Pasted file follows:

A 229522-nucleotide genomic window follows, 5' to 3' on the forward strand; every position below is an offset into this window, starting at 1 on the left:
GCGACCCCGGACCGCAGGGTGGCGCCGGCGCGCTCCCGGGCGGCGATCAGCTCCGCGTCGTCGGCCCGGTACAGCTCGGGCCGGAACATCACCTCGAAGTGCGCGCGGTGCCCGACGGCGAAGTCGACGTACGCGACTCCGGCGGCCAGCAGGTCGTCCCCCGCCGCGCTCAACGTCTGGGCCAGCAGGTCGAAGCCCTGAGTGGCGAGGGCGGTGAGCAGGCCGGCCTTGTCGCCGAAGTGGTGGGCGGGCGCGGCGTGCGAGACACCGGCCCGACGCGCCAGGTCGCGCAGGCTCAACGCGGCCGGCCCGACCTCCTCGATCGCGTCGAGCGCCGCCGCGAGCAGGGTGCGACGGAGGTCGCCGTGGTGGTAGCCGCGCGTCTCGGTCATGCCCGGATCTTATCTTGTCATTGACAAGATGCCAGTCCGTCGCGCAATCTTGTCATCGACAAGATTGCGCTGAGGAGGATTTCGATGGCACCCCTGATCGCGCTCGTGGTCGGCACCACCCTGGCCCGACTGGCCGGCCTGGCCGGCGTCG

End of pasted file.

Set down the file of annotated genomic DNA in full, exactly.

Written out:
A 229522-nucleotide genomic window follows, 5' to 3' on the forward strand; every position below is an offset into this window, starting at 1 on the left:
GCGACCCCGGACCGCAGGGTGGCGCCGGCGCGCTCCCGGGCGGCGATCAGCTCCGCGTCGTCGGCCCGGTACAGCTCGGGCCGGAACATCACCTCGAAGTGCGCGCGGTGCCCGACGGCGAAGTCGACGTACGCGACTCCGGCGGCCAGCAGGTCGTCCCCCGCCGCGCTCAACGTCTGGGCCAGCAGGTCGAAGCCCTGAGTGGCGAGGGCGGTGAGCAGGCCGGCCTTGTCGCCGAAGTGGTGGGCGGGCGCGGCGTGCGAGACACCGGCCCGACGCGCCAGGTCGCGCAGGCTCAACGCGGCCGGCCCGACCTCCTCGATCGCGTCGAGCGCCGCCGCGAGCAGGGTGCGACGGAGGTCGCCGTGGTGGTAGCCGCGCGTCTCGGTCATGCCCGGATCTTATCTTGTCATTGACAAGATGCCAGTCCGTCGCGCAATCTTGTCATCGACAAGATTGCGCTGAGGAGGATTTCGATGGCACCCCTGATCGCGCTCGTGGTCGGCACCACCCTGGCCCGACTGGCCGGCCTGGCCGGCGTCG